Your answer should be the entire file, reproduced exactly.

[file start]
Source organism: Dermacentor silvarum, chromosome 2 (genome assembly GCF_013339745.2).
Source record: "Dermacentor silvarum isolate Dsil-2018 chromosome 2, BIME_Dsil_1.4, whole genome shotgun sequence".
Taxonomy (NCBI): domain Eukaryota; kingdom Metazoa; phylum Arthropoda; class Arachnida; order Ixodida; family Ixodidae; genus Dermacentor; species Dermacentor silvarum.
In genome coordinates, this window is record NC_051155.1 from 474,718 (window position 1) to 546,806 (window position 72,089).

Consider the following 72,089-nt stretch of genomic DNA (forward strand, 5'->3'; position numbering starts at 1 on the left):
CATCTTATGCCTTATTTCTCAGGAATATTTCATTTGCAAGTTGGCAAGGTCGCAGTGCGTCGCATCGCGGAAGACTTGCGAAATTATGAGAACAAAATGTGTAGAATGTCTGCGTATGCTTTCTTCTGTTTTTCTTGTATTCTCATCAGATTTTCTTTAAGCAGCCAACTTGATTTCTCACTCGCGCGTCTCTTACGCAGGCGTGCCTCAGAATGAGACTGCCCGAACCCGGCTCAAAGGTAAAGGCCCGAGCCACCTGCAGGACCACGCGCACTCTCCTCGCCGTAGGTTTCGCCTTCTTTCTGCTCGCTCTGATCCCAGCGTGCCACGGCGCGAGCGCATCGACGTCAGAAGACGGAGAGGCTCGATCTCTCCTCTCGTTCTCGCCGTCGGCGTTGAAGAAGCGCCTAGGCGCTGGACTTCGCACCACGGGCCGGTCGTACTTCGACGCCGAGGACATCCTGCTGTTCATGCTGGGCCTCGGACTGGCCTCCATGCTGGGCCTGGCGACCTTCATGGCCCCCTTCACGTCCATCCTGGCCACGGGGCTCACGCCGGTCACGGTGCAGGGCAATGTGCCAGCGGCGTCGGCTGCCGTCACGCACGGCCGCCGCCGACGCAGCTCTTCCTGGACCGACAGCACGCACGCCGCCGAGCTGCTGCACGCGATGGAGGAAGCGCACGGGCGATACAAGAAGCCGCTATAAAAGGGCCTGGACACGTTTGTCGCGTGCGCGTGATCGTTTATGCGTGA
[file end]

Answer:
Source organism: Dermacentor silvarum, chromosome 2 (genome assembly GCF_013339745.2).
Source record: "Dermacentor silvarum isolate Dsil-2018 chromosome 2, BIME_Dsil_1.4, whole genome shotgun sequence".
Taxonomy (NCBI): domain Eukaryota; kingdom Metazoa; phylum Arthropoda; class Arachnida; order Ixodida; family Ixodidae; genus Dermacentor; species Dermacentor silvarum.
In genome coordinates, this window is record NC_051155.1 from 474,718 (window position 1) to 546,806 (window position 72,089).

Consider the following 72,089-nt stretch of genomic DNA (forward strand, 5'->3'; position numbering starts at 1 on the left):
CATCTTATGCCTTATTTCTCAGGAATATTTCATTTGCAAGTTGGCAAGGTCGCAGTGCGTCGCATCGCGGAAGACTTGCGAAATTATGAGAACAAAATGTGTAGAATGTCTGCGTATGCTTTCTTCTGTTTTTCTTGTATTCTCATCAGATTTTCTTTAAGCAGCCAACTTGATTTCTCACTCGCGCGTCTCTTACGCAGGCGTGCCTCAGAATGAGACTGCCCGAACCCGGCTCAAAGGTAAAGGCCCGAGCCACCTGCAGGACCACGCGCACTCTCCTCGCCGTAGGTTTCGCCTTCTTTCTGCTCGCTCTGATCCCAGCGTGCCACGGCGCGAGCGCATCGACGTCAGAAGACGGAGAGGCTCGATCTCTCCTCTCGTTCTCGCCGTCGGCGTTGAAGAAGCGCCTAGGCGCTGGACTTCGCACCACGGGCCGGTCGTACTTCGACGCCGAGGACATCCTGCTGTTCATGCTGGGCCTCGGACTGGCCTCCATGCTGGGCCTGGCGACCTTCATGGCCCCCTTCACGTCCATCCTGGCCACGGGGCTCACGCCGGTCACGGTGCAGGGCAATGTGCCAGCGGCGTCGGCTGCCGTCACGCACGGCCGCCGCCGACGCAGCTCTTCCTGGACCGACAGCACGCACGCCGCCGAGCTGCTGCACGCGATGGAGGAAGCGCACGGGCGATACAAGAAGCCGCTATAAAAGGGCCTGGACACGTTTGTCGCGTGCGCGTGATCGTTTATGCGTGA